Accountant Shenanigans: Laurence M. Brown and Ronald Mangini

Although, there are not many complimentary things to be said about Bernie Madoff , perhaps his most positive contribution to the investment community has been to increase awareness about ponzi schemes and other investment scams.  Consequently, there has been increased scrutiny of investment companies by the SEC and other financial regulatory bodies, and ensuing prosecution of fraudulent activities. One such fraud relates to two Certified Public Accountants (CPAs), who were charged, on July 22, 2010 with running a ponzi scheme.

Laurence M. Brown and Ronald Mangini, both CPAs from Westchester County N.Y. who run their own accounting firm, Marshall Granger & Co, were charged with selling investments in  what they claimed to be a profitable gas pipeline company in Tennessee, but was atually an inoperative company and had been so for more than a decade.  Some of the more interesting details of the case are as follows:

  • Investors were told that the gas pipeline company, Infinity Reserves, had a captive market in its area and a stable minimum rate of production with quality gas that could be sold well above (at a 20% premium)market prices. The company, Infinity Reserves, was actually owned by a client of their accounting firm and was used by Brown and Mangini without authorization. Infinity Reserves owns one principal asset — a gas gathering and trunk pipeline system located in Tennessee that it has not operated for more than a decade.  Brown and Mangini represented themselves as President and Vice President respectively, despite have no ownership in the company.
  • Investors, including 13 clients of their firm, were sold common stock and fake promissory notes from April, 2008 to June, 2010.    The proceeds, after being deposited into an Infinity Reserves account at Wachovia Bank, for which Brown was the sole signatory, were diverted to personal and family member bank accounts.  The promissory notes promised investors a 10% annual return, and had a stated one to two year maturity.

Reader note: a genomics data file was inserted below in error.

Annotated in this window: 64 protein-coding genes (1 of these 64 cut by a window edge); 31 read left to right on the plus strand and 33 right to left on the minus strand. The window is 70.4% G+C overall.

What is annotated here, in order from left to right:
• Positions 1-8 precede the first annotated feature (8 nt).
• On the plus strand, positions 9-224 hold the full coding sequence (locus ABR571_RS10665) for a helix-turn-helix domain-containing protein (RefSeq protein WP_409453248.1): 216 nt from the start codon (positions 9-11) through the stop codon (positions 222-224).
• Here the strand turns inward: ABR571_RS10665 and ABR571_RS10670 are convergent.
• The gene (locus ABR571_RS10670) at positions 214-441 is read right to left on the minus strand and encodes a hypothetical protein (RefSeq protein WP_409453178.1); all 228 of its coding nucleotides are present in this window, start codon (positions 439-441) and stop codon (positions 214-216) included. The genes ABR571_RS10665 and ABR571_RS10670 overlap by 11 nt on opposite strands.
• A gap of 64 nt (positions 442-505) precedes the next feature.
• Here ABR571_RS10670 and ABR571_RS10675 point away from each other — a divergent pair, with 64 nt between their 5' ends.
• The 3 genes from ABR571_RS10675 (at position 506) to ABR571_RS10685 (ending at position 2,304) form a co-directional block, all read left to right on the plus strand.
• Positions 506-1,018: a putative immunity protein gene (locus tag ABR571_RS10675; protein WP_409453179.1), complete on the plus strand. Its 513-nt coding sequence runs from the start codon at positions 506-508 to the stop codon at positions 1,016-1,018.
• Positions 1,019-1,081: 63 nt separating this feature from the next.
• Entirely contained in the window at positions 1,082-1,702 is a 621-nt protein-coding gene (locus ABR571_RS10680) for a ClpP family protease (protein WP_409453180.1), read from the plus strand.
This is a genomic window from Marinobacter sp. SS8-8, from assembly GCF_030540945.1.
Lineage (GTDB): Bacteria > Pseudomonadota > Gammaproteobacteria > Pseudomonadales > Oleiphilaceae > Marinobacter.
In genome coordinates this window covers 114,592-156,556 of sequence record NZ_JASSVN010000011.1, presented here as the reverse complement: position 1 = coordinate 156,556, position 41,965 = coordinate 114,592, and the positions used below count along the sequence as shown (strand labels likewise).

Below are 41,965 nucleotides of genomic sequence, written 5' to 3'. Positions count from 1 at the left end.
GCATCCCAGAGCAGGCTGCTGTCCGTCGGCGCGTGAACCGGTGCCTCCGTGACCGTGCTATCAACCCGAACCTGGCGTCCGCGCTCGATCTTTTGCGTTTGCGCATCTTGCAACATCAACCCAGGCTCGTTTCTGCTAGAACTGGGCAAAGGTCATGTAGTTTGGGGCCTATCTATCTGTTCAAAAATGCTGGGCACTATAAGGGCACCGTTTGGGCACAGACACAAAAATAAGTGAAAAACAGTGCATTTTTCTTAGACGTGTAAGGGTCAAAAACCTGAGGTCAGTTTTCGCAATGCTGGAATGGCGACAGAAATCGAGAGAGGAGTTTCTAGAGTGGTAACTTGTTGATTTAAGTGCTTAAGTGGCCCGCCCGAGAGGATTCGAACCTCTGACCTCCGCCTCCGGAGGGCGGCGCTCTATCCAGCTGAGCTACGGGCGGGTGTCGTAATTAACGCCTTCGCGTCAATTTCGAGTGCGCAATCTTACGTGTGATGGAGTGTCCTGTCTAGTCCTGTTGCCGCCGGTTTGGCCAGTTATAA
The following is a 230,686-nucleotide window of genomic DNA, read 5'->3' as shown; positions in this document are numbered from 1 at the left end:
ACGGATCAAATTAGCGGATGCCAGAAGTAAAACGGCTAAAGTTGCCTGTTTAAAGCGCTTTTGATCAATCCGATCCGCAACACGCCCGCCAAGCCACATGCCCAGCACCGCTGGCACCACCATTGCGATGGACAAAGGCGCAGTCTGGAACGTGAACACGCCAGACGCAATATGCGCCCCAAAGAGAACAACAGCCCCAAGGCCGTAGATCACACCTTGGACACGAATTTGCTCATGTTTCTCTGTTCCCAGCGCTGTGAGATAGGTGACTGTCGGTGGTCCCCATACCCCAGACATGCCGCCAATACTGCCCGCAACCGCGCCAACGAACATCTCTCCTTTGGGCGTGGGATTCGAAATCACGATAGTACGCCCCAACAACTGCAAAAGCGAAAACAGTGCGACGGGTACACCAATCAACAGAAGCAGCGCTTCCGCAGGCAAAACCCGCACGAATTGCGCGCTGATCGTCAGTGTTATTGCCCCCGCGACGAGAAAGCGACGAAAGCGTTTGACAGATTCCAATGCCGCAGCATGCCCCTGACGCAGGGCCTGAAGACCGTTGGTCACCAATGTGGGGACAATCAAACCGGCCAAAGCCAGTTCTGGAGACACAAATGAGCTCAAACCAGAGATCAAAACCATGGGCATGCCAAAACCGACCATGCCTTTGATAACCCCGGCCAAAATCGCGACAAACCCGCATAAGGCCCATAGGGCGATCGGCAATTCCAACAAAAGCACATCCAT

• A total of $2.133 million was bilked from investors and deposited into the Wachovia bank account.  Of this $136,000 was returned to investors.  Approximately $1.7 was used for personal purposes and was disbursed as follows:
    • Brown directly received $523,000 in cash
    • Mangini received $174,600
    • Maylil Inc., an account where Mangini and his wife are the only signatories, received $291,800
    • Infinity Farms, owned by Brown's daugher, Sloan, received $228,900
    • Sloan Brown directly received $261,400 and another $100,000 was paid to fund her Equestrian activities
    • Personal Amex bills were paid totalling $108,000
  • Brown had already been charged in 1994 with fraud in connection with another investment offering. As a result of this he had been barred from associating with any broker, dealer, government securities broker or dealer, investment company, investment adviser, or municipal securities dealer.
  • SEC's complaint seeks permanent injunctions, disgorgement of the defendants' and relief defendants' ill-gotten gains plus prejudgment interest, and financial penalties from the defendants. In addition to the SEC charges of securities fraud, the US attorney's office has brought criminal charges against Brown.  If convicted of all charges he faces up to 50 years in prison.

Although the magnitude of the fraud does not come close to the billions that Madoff bilked from his investors, several people still lost a significant amount of money, including assets held for retirement.  Of the 13 victims of the fraud, 6 actually had long standing relationships with Brown and Mangini and their accounting firm.  One cannot help but wonder how the likes of Brown and Mangini and Madoff are able to justify their facade of trusted advisor to their clients, while essentially stealing from them .  Also, given that the potential for a ponzi scheme to be discovered is extremely high (about 100% if you give it long enough), I find it difficult to understand how the perpetrators plan to avoid getting caught. (It would perhaps be a little more understandable if, after amassing a sufficient amount, they flee to South America). The accused in this case seems particularly short sighted, in that the promissory notes had repayment periods of 1 to 2 years, although it seems they were confident in their ability to con additional investors into buying into their pipe(line) dream.